Eddie Howe has left Bournemouth by mutual consent following conversations with the club’s hierarchy over the past 24 hours, marking the end of an era having overseen an extraordinary rise from League Two to the Premier League.
The 42-year-old, who was the country’s longest-serving manager, led the club to the top flight against all odds having first taken caretaker charge more than a decade ago. But his 25-year association with the club as a player and then manager, across two spells, has come to an end following relegation into the Championship.
Players and staff are understood to have been shocked by the decision, unaware of his departure until it was announced last night. Jason Tindall, Howe’s long-term assistant manager, will take interim charge.
In an open letter to supporters, Howe said the decision was in the best interests of the club and expressed “immense pride” at the journey he has shared with supporters, having first taken charge in 2009 with the club 91st in the league pyramid and in danger of dropping into non-league.
Howe led Bournemouth to the Championship title in 2015 before guiding the club to an unprecedented five-year stay in the Premier League, but said it is “the right time for the club to have a change”.
Howe, who last month hinted he might leave after managing more than 450 matches, said he plans to spend a period away from football to enjoy some time with his family before beginning “the next chapter in my life”.
He had a year remaining on his contract at Bournemouth and had been in talks with the club’s board of directors, including the Russian owner, Maxim Demin, and the chief executive, Neill Blake after relegation was confirmed last weekend before coming to an amicable decision on Saturday evening.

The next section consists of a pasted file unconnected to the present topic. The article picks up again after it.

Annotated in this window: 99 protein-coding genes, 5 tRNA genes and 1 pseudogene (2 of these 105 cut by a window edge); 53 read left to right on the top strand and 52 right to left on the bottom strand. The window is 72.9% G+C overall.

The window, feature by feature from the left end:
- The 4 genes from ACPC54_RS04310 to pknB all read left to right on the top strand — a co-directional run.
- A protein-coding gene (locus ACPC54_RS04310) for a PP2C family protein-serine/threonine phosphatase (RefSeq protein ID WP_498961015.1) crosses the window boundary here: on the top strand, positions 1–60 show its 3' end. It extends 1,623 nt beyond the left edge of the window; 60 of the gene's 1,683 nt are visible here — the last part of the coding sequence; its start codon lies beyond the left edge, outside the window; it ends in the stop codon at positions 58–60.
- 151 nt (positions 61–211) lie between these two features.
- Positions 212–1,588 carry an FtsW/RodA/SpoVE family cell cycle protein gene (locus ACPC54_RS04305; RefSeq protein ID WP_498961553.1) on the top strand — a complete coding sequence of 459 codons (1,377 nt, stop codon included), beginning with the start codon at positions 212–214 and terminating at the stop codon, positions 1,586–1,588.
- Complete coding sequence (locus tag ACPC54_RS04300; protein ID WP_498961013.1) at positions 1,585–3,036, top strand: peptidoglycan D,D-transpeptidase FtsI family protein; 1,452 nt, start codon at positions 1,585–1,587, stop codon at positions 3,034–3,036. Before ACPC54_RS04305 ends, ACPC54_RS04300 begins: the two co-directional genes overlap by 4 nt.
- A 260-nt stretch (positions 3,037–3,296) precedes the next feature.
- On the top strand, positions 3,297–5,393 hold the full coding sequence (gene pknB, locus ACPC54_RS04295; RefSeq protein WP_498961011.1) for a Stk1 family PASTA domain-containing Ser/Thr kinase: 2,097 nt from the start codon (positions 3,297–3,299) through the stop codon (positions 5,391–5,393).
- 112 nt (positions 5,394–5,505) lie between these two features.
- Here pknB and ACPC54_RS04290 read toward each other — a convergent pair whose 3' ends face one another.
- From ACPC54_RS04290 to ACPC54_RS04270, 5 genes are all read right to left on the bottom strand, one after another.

Demin this week released a statement clarifying the club’s intentions to return to the Premier League at the first attempt, saying he was “looking to the future and ensuring that we are a stronger and better club for this experience”.
Those words seemed encouraging given Howe’s close relationship with Demin and how he had raised the importance of all parties sharing the same vision going forward. But, for the first time since 2012, when Howe returned from Burnley, Bournemouth are now searching for a new manager.
Last year Howe was awarded the freedom of Bournemouth – an accolade that entitles recipients to a reserved seat at council meetings and church services – as a nod to his achievements at taking the club from the brink of liquidation to the Premier League inside six years.
At the time, the council leader, John Beesley, spoke of Bournemouth’s “eternal fondness and admiration” for Howe, who also played more than 250 times for the club.
On Saturday Howe paid tribute to Bournemouth supporters, saying “words will never be able to do true justice to the connection and feeling I have towards you all”. He added: “You helped the club survive in its darkest hour and deserve every success. I now join you as a Bournemouth supporter and will be willing the club on in what I am sure will be a successful future.”
Blake, the Bournemouth chief executive, hailed Howe as a Bournemouth “legend”. He added: “Eddie Howe is synonymous with this football club, both as a player and a manager, and that will never change.
“He is quite simply an AFC Bournemouth legend, having helped transform the identity and history of the club. Myself, our owner Maxim Demin and the board’s gratitude and appreciation for Eddie’s achievements cannot and will never be underestimated.”
In recent days even those closest to Howe were unsure on which direction he would head in but, despite the uncertainty, there was a quiet confidence that he would see out his contract, particularly in the wake of Demin’s statement released on Wednesday. Since then Bournemouth have agreed to sell Nathan Aké for £41m but they are determined to hold on to other key assets, with only forwards Joshua King, who has entered the final year of his contract, and Callum Wilson, the club’s highest-earner, almost certain to depart.